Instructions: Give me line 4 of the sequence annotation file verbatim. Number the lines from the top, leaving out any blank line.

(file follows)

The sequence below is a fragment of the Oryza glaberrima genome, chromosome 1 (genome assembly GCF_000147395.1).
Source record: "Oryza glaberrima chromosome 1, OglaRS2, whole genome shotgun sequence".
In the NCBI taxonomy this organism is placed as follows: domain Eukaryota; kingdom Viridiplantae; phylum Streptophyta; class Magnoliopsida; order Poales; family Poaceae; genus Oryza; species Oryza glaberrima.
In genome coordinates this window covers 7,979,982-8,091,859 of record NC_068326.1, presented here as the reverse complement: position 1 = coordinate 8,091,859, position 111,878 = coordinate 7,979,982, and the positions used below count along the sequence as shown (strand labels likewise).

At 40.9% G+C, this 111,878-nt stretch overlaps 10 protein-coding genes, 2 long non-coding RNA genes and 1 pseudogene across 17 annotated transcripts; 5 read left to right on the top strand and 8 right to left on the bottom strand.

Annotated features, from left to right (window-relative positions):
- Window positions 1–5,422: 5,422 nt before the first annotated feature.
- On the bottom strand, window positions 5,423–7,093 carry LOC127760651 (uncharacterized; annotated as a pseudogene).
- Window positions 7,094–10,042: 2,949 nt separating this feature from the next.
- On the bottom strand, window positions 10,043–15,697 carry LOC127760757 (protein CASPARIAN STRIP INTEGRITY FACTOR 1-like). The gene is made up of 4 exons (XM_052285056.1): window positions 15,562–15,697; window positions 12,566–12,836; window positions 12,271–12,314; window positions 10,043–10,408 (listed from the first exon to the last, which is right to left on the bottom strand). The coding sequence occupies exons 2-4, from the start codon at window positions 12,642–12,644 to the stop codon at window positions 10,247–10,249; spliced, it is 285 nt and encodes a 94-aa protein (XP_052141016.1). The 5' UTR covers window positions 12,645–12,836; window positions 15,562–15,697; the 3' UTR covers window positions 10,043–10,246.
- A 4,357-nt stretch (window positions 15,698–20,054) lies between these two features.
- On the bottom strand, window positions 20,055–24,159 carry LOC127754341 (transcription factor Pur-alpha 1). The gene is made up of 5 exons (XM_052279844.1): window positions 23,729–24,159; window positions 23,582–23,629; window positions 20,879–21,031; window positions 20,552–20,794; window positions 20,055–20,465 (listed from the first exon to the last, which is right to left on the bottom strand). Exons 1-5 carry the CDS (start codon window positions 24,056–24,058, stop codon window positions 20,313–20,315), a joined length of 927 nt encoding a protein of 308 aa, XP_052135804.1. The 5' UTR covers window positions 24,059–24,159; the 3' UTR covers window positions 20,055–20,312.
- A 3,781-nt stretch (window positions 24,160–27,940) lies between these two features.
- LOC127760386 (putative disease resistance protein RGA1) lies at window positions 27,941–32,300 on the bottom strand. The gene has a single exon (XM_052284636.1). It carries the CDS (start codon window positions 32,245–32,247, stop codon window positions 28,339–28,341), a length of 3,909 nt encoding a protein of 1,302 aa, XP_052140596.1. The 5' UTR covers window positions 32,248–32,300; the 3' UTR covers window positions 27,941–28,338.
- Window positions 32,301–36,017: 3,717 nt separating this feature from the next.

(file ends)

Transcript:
In genome coordinates this window covers 7,979,982-8,091,859 of record NC_068326.1, presented here as the reverse complement: position 1 = coordinate 8,091,859, position 111,878 = coordinate 7,979,982, and the positions used below count along the sequence as shown (strand labels likewise).